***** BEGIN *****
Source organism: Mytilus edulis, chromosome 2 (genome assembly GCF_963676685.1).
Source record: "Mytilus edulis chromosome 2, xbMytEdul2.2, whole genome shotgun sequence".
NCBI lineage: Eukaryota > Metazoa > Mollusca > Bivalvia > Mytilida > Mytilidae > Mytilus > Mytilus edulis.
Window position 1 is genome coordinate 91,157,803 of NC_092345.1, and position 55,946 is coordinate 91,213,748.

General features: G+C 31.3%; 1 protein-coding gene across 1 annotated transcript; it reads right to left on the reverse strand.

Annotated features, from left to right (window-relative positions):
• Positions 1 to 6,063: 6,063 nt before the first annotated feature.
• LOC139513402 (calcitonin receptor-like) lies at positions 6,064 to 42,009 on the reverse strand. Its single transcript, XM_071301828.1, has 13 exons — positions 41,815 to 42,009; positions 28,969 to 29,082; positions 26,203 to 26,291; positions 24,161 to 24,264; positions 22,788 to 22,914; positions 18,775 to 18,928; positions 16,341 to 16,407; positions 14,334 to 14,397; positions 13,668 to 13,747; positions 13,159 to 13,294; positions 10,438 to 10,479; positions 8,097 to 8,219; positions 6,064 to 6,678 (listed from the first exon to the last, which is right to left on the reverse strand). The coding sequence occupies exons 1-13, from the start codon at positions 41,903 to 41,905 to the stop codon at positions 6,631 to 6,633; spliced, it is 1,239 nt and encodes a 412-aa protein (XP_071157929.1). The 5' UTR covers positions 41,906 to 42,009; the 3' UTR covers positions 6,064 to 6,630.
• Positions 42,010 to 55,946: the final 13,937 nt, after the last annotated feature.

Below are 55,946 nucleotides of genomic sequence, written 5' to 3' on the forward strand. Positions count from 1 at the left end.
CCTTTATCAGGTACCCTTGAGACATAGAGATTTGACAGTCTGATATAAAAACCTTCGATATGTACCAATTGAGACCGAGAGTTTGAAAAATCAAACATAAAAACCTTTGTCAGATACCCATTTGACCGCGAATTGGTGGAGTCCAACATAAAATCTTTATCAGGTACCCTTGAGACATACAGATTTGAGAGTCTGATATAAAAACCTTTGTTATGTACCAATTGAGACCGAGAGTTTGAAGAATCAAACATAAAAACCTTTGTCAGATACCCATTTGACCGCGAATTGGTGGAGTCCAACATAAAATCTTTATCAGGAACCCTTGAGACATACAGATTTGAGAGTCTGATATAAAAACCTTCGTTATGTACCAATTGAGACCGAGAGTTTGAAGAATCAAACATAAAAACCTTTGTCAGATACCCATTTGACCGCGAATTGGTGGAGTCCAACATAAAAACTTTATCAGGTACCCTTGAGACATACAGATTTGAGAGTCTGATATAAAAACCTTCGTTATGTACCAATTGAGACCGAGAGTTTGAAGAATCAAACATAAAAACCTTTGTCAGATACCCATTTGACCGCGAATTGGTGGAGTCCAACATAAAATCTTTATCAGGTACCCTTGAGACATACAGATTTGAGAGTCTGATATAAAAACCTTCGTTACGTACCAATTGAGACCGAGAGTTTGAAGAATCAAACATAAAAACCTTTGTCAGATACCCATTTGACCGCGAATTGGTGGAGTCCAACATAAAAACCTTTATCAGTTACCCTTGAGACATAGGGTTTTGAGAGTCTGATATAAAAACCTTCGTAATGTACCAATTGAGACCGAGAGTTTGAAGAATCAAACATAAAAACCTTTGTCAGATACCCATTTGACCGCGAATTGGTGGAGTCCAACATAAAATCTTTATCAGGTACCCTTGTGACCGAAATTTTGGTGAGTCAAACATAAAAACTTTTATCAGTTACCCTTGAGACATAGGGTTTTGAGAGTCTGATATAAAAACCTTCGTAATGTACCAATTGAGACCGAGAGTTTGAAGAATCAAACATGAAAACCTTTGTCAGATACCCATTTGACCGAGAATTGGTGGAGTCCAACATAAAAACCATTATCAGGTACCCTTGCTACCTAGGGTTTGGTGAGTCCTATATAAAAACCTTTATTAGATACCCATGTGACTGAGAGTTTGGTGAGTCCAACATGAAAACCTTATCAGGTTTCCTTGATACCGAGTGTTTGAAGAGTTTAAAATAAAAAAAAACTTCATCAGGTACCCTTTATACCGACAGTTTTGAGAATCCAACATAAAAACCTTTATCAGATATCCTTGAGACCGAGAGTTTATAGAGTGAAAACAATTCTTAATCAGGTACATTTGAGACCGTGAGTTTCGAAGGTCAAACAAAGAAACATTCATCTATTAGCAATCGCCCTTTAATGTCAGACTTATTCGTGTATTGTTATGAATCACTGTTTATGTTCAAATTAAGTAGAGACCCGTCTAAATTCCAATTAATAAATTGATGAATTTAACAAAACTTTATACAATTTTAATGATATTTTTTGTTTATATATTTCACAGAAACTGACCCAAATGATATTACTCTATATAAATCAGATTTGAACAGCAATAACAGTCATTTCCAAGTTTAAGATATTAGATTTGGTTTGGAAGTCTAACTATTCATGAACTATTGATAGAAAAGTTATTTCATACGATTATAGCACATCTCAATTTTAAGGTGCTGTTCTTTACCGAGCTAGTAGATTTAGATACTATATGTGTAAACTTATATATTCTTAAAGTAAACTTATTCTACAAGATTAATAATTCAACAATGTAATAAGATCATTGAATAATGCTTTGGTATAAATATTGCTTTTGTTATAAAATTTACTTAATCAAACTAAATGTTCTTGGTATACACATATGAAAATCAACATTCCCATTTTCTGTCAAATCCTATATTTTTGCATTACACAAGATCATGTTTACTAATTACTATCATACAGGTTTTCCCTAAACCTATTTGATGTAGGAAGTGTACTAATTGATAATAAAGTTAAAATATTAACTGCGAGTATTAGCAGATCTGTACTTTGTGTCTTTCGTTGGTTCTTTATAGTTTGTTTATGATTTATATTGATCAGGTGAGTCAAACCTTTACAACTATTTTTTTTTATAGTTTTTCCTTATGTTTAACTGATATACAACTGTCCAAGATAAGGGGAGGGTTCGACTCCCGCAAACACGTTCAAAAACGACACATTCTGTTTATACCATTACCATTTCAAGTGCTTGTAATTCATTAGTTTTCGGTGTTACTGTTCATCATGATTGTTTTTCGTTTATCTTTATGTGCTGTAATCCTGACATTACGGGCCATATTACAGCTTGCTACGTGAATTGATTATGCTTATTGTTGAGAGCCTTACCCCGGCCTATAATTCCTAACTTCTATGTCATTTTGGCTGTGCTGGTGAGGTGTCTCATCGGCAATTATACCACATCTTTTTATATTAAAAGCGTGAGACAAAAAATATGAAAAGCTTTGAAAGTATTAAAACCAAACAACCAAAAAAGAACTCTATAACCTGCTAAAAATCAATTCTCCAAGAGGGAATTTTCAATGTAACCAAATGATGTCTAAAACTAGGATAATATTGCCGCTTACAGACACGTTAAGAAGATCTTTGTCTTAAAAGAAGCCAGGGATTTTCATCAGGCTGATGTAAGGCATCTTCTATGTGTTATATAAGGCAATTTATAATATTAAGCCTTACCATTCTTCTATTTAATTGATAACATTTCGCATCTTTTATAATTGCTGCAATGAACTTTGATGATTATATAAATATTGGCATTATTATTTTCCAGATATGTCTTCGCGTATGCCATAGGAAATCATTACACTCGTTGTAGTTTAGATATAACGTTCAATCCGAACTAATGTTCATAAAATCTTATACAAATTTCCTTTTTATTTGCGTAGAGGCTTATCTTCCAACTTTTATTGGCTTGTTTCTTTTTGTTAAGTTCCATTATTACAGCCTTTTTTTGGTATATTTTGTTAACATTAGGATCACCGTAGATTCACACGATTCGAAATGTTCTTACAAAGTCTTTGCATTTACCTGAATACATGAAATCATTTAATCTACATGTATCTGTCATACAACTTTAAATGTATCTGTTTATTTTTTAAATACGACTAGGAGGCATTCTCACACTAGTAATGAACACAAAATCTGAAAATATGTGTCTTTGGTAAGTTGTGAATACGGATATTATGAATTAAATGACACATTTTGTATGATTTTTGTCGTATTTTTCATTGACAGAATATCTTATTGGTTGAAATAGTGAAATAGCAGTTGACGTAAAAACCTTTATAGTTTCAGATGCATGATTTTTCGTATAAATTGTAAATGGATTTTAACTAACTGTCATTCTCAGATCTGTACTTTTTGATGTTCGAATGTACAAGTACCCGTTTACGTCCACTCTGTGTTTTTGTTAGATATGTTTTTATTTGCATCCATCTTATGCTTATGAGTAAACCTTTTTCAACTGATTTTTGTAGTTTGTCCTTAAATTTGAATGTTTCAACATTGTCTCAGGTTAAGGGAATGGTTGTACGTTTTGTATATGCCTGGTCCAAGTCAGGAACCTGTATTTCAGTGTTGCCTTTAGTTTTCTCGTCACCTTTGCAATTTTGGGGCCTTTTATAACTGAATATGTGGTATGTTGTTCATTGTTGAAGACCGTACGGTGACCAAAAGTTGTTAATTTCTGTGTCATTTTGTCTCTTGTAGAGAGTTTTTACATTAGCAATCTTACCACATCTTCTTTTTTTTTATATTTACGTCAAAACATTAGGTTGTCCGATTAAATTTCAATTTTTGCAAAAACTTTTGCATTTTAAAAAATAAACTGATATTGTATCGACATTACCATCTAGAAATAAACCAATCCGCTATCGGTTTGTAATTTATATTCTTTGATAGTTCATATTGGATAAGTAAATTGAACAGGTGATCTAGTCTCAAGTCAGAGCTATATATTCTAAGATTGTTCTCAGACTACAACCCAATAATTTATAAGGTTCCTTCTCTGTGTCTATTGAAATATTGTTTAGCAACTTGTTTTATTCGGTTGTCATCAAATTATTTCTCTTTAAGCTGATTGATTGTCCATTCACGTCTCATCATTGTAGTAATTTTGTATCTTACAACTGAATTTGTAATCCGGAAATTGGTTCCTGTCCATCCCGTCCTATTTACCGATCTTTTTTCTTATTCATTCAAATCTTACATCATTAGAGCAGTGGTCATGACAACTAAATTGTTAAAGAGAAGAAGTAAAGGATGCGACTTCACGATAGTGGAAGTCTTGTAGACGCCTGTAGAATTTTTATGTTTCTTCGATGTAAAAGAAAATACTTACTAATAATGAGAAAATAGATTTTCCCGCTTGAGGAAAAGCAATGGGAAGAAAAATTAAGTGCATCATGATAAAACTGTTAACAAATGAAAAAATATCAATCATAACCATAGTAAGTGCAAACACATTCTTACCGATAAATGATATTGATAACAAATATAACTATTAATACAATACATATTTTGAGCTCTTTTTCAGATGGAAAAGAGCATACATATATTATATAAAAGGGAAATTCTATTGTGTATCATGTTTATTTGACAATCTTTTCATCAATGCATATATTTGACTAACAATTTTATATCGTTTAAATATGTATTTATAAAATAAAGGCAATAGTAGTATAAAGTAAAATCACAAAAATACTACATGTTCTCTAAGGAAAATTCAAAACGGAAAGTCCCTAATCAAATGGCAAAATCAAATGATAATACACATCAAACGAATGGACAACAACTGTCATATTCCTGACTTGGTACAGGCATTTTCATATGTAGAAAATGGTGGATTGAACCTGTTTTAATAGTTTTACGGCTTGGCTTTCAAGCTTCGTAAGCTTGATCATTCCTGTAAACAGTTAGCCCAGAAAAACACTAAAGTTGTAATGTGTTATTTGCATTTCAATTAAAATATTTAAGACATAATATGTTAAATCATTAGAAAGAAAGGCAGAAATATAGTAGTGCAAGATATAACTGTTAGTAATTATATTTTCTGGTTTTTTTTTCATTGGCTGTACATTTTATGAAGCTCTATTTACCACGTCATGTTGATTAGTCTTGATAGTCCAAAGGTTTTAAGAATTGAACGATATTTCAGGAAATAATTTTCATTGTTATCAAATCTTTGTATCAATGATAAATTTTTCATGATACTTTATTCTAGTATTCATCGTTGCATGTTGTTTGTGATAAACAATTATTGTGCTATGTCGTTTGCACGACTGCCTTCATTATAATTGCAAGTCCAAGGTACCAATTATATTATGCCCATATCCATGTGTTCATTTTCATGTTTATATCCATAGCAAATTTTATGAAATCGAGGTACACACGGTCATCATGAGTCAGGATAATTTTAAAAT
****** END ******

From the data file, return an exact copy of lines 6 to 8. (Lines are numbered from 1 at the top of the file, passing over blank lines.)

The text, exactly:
Annotated features, from left to right (window-relative positions):
• Positions 1 to 6,063: 6,063 nt before the first annotated feature.
• LOC139513402 (calcitonin receptor-like) lies at positions 6,064 to 42,009 on the reverse strand. Its single transcript, XM_071301828.1, has 13 exons — positions 41,815 to 42,009; positions 28,969 to 29,082; positions 26,203 to 26,291; positions 24,161 to 24,264; positions 22,788 to 22,914; positions 18,775 to 18,928; positions 16,341 to 16,407; positions 14,334 to 14,397; positions 13,668 to 13,747; positions 13,159 to 13,294; positions 10,438 to 10,479; positions 8,097 to 8,219; positions 6,064 to 6,678 (listed from the first exon to the last, which is right to left on the reverse strand). The coding sequence occupies exons 1-13, from the start codon at positions 41,903 to 41,905 to the stop codon at positions 6,631 to 6,633; spliced, it is 1,239 nt and encodes a 412-aa protein (XP_071157929.1). The 5' UTR covers positions 41,906 to 42,009; the 3' UTR covers positions 6,064 to 6,630.